• Most of these studies involved people who already had evidence of heart disease. A smaller number of studies included people with no history of heart disease.
  • The results of individual studies were inconsistent; some indicated that omega-3s were protective, but others did not.
  • In 2012, two groups of scientists conducted meta-analyses of these studies; one group analyzed only studies in people with a history of heart disease, and the other group analyzed studies in people both with and without a history of heart disease. Neither meta-analysis found convincing evidence of a protective effect of omega-3s.

Reasons Why Omega-3 Supplements May Not Be As Beneficial as Eating Fish

There are several reasons why omega-3 supplements may not help to prevent heart disease even though a diet rich in fish apparently does:
  • Eating fish a few times a week might provide enough omega-3s to protect the heart; more may not be better. A recent meta-analysis showed that either a low (1 serving/week) or moderate fish consumption (2 to 4 servings/week) was associated with a significant reduction in risk of heart disease mortality. However, consuming more than 5 servings of fish per week was associated with only a marginally protective effect on heart disease mortality.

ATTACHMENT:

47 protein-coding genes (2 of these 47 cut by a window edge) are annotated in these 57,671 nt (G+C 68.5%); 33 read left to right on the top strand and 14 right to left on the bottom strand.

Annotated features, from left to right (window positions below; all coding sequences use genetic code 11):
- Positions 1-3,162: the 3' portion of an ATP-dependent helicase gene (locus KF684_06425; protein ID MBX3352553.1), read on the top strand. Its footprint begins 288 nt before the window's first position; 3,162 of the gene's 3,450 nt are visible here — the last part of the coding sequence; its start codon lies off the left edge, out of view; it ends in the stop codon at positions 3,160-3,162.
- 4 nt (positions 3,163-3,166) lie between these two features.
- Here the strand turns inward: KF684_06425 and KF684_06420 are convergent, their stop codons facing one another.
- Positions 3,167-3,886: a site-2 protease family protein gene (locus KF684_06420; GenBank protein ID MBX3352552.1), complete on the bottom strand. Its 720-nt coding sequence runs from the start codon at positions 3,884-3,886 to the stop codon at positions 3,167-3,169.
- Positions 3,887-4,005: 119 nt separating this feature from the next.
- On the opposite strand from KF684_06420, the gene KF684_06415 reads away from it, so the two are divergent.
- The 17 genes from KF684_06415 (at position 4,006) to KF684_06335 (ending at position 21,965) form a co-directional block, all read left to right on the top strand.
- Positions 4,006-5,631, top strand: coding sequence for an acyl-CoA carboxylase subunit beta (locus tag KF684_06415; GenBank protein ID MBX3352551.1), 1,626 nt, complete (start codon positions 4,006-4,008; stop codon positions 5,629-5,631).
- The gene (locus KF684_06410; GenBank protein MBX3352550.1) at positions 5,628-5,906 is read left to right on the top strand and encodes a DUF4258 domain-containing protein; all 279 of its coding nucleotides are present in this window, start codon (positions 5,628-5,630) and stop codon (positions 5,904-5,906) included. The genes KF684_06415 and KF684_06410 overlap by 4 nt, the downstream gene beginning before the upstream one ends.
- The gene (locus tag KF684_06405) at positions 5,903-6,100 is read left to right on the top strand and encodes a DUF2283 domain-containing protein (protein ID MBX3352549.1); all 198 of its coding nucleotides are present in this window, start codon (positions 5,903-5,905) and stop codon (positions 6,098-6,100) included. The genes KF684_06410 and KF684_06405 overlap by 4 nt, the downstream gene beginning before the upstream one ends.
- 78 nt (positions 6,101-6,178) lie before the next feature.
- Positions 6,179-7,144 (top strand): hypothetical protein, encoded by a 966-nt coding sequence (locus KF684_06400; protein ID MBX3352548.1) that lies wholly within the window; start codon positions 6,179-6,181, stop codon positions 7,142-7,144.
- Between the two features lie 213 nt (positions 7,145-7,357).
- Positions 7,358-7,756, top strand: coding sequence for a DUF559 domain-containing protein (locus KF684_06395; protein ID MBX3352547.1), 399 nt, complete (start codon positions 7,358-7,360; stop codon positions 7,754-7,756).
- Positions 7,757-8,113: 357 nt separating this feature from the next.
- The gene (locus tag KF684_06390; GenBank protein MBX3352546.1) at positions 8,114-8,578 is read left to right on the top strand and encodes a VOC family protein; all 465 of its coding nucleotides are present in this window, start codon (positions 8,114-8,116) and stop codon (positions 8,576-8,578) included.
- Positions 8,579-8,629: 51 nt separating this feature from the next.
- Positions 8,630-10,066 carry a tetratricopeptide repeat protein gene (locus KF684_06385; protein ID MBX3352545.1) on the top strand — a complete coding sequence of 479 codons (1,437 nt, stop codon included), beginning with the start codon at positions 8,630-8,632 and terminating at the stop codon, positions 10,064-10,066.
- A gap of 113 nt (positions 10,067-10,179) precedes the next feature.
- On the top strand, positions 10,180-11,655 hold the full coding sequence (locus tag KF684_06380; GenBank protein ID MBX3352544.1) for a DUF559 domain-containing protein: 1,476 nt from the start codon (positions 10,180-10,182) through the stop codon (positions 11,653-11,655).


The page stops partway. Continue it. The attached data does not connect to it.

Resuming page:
• Some of the benefits of a diet that includes regular fish consumption may be related to factors other than its omega-3 content, or result from people eating fish in place of less healthful foods.
  • There is also evidence that people who eat fish have generally healthier lifestyles, and these other lifestyle characteristics may be responsible for the lower incidence of cardiovascular disease.

Safety
  • Omega-3 fatty acid supplements usually do not have negative side effects. When side effects do occur, they typically consist of minor gastrointestinal symptoms, such as belching, indigestion, or diarrhea.